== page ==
The new undergraduate degree is in addition to an existing 13-hour program of seminary studies for student wives and women's ministries concentrations in both the master-of-divinity and master-of-arts-in-Christian-education seminary degrees.

Dorothy Patterson, wife of the seminary president and professor of theology in women's studies, is the only woman faculty member currently teaching in Southwestern's School of Theology.

Another, former Old Testament languages professor Sheri Klouda, sued the seminary in March, claiming she was dismissed from her job simply because she is a woman. The chairman of the seminary's board of trustees was quoted as saying Klouda's unanimous election by trustees five years earlier, under leadership of Patterson's predecessor, was a " momentary lax of parameters."

Located in Fort Worth, Texas, Southwestern isn't the only Southern Baptist seminary encouraging ministers' wives to serve in traditional roles. Southern Baptist Theological Seminary in Louisville, Ky., offers a 13-hour certificate of ministry studies through its Seminary Wives Institute that includes "essentials" like "God's plan for marriage," child-rearing and shopping on a budget.

"At Southern Seminary, we recognize the need for God-called ministers' wives to be prepared for ministry," says a program description. "We believe that a minister's wife needs to be educated and equipped as she and her husband prepare for service in the churches and beyond."

An accompanying Women's Ministry Institute at Southern Seminary prepares women to minister to other women in the local church. Both programs are offered through Southern Seminary's Boyce College and headed up by Mary Mohler, wife of Southern Seminary President Albert Mohler.

Mary Mohler and Dorothy Patterson were the only two women serving on a seven-member committee that drafted a family amendment added to the Baptist Faith & Message in 1998. That article proscribed the proper role for a wife as "to submit herself graciously to the servant leadership of her husband, even as the church willingly submits to the headship of Christ."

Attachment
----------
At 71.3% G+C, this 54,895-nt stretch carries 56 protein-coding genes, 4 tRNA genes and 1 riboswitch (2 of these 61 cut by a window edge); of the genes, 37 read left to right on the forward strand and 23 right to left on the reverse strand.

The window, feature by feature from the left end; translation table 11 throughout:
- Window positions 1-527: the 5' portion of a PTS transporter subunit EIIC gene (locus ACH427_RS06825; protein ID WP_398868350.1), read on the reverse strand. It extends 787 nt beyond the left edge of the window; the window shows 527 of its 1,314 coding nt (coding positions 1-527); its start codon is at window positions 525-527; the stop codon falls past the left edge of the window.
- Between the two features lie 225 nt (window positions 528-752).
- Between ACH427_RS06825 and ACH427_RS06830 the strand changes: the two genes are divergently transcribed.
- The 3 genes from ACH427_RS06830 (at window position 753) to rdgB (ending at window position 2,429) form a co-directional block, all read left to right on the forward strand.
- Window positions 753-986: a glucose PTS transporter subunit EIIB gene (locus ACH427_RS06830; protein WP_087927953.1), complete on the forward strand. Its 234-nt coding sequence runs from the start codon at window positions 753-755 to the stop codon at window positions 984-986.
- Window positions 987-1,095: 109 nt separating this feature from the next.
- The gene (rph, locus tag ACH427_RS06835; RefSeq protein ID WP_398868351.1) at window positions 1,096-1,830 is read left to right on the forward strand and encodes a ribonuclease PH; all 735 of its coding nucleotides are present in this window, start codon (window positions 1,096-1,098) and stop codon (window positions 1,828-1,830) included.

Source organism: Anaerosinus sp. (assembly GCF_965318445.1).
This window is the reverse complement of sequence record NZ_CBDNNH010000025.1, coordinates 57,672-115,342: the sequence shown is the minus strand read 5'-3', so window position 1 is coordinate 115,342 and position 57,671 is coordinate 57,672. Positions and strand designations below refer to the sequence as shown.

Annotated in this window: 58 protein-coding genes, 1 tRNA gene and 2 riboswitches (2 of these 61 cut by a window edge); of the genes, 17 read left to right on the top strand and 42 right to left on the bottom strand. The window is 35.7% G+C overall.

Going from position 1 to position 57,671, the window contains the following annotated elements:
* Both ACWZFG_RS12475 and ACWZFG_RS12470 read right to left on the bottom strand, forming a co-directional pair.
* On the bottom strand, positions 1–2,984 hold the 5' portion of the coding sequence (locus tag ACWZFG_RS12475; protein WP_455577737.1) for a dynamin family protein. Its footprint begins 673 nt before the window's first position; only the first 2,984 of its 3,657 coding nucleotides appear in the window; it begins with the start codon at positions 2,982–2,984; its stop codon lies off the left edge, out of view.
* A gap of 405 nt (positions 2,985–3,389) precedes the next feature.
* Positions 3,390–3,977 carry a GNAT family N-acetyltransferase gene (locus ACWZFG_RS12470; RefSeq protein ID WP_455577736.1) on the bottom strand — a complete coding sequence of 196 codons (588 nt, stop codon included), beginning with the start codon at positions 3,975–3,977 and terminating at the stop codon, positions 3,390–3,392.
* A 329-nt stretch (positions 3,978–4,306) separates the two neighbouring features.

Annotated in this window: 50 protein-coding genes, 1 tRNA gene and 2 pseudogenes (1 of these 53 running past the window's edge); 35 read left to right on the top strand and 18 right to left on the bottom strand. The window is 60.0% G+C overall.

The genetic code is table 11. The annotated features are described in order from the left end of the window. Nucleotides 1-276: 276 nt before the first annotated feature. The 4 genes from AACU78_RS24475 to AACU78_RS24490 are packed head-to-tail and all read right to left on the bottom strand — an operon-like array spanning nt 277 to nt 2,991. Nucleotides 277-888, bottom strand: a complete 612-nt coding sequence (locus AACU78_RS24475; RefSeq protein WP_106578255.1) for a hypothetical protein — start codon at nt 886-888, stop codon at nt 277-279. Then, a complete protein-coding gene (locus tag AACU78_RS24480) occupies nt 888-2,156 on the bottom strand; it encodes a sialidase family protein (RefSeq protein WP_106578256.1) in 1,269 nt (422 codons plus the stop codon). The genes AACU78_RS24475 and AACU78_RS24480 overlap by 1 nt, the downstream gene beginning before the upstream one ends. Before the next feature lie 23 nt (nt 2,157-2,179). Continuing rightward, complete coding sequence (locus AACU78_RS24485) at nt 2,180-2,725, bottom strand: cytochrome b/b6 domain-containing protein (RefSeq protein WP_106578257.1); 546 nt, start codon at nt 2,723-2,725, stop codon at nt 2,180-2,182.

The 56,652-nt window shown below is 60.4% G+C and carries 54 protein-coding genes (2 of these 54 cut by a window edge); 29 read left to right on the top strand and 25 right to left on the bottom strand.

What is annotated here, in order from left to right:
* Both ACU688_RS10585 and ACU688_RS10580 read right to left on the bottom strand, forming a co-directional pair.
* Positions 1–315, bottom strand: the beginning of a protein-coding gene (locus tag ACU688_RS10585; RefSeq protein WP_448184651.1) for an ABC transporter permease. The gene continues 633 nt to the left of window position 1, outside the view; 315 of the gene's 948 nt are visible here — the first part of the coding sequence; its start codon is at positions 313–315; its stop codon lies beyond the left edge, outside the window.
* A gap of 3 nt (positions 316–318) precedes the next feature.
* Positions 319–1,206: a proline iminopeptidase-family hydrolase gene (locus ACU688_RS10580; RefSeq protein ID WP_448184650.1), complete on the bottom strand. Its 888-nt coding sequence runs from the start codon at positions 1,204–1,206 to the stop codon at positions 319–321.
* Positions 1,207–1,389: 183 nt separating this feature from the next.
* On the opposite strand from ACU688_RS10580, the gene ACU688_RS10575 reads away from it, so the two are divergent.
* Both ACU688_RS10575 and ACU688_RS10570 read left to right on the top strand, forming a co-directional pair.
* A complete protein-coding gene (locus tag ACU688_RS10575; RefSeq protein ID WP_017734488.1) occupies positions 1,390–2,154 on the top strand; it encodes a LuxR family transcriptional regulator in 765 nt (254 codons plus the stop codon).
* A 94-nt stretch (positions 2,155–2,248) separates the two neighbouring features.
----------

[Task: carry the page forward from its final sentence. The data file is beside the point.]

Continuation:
The family article made headlines nationwide. The New York Times quoted Robert Parham of the Baptist Center for Ethics as commenting: ''They hope to make June Cleaver the biblical model for motherhood, despite numerous biblical references to women who worked outside the home.''

Two years later Southern Baptists updated the Baptist Faith & Message again to specify, " While both men and women are gifted for service in the church, the office of pastor is limited to men as qualified by Scripture."

Southwestern Seminary's online catalogue says the seminary introduces women "to the marketplace of ideas, including both complementarian and egalitarian positions" so they are "thoroughly equipped to give an articulate and well-reasoned evangelical response to the feministic ideology of the age."

In addition to its programs for women, Southern Seminary in Louisville also houses The Council on Biblical Manhood and Womanhood. The Council exists to counter "feminist egalitarianism"--the view that men and women are equal in the church and home--with "the noble Biblical vision of sexual complementarity," which holds that men and women are of equal worth, but God ordained for males to be the head of both the home and the church.

Last year Southern Seminary named the Council's executive director, Randy Stinson, as dean of its School of Leadership and Church Ministry.

Bob Allen is managing editor of .